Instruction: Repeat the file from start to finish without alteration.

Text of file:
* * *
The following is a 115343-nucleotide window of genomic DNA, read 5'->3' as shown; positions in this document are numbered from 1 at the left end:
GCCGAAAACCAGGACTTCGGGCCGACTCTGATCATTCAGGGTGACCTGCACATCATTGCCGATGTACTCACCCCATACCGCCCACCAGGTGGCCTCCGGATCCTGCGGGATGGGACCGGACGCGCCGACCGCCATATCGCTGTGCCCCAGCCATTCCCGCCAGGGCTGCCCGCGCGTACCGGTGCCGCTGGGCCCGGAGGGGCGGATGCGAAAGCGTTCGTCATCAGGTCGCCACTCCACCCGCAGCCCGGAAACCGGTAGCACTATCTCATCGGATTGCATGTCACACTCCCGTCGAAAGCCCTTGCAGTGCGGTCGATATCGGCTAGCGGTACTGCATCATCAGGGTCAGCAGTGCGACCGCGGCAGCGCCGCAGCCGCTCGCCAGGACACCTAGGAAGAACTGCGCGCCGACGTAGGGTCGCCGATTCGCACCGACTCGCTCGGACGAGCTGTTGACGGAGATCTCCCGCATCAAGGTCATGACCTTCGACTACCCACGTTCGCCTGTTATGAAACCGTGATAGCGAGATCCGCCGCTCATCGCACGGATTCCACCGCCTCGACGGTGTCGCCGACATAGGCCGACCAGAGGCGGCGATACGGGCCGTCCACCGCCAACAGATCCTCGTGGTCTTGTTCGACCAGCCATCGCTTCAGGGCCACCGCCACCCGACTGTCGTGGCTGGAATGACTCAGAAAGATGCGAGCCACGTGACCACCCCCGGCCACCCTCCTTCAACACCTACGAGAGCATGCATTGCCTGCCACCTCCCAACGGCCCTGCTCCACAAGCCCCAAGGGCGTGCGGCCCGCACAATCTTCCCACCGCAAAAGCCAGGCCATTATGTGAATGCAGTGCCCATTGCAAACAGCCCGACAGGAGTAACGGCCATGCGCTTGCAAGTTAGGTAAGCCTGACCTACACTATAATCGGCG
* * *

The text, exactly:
The following is a 115343-nucleotide window of genomic DNA, read 5'->3' as shown; positions in this document are numbered from 1 at the left end:
GCCGAAAACCAGGACTTCGGGCCGACTCTGATCATTCAGGGTGACCTGCACATCATTGCCGATGTACTCACCCCATACCGCCCACCAGGTGGCCTCCGGATCCTGCGGGATGGGACCGGACGCGCCGACCGCCATATCGCTGTGCCCCAGCCATTCCCGCCAGGGCTGCCCGCGCGTACCGGTGCCGCTGGGCCCGGAGGGGCGGATGCGAAAGCGTTCGTCATCAGGTCGCCACTCCACCCGCAGCCCGGAAACCGGTAGCACTATCTCATCGGATTGCATGTCACACTCCCGTCGAAAGCCCTTGCAGTGCGGTCGATATCGGCTAGCGGTACTGCATCATCAGGGTCAGCAGTGCGACCGCGGCAGCGCCGCAGCCGCTCGCCAGGACACCTAGGAAGAACTGCGCGCCGACGTAGGGTCGCCGATTCGCACCGACTCGCTCGGACGAGCTGTTGACGGAGATCTCCCGCATCAAGGTCATGACCTTCGACTACCCACGTTCGCCTGTTATGAAACCGTGATAGCGAGATCCGCCGCTCATCGCACGGATTCCACCGCCTCGACGGTGTCGCCGACATAGGCCGACCAGAGGCGGCGATACGGGCCGTCCACCGCCAACAGATCCTCGTGGTCTTGTTCGACCAGCCATCGCTTCAGGGCCACCGCCACCCGACTGTCGTGGCTGGAATGACTCAGAAAGATGCGAGCCACGTGACCACCCCCGGCCACCCTCCTTCAACACCTACGAGAGCATGCATTGCCTGCCACCTCCCAACGGCCCTGCTCCACAAGCCCCAAGGGCGTGCGGCCCGCACAATCTTCCCACCGCAAAAGCCAGGCCATTATGTGAATGCAGTGCCCATTGCAAACAGCCCGACAGGAGTAACGGCCATGCGCTTGCAAGTTAGGTAAGCCTGACCTACACTATAATCGGCG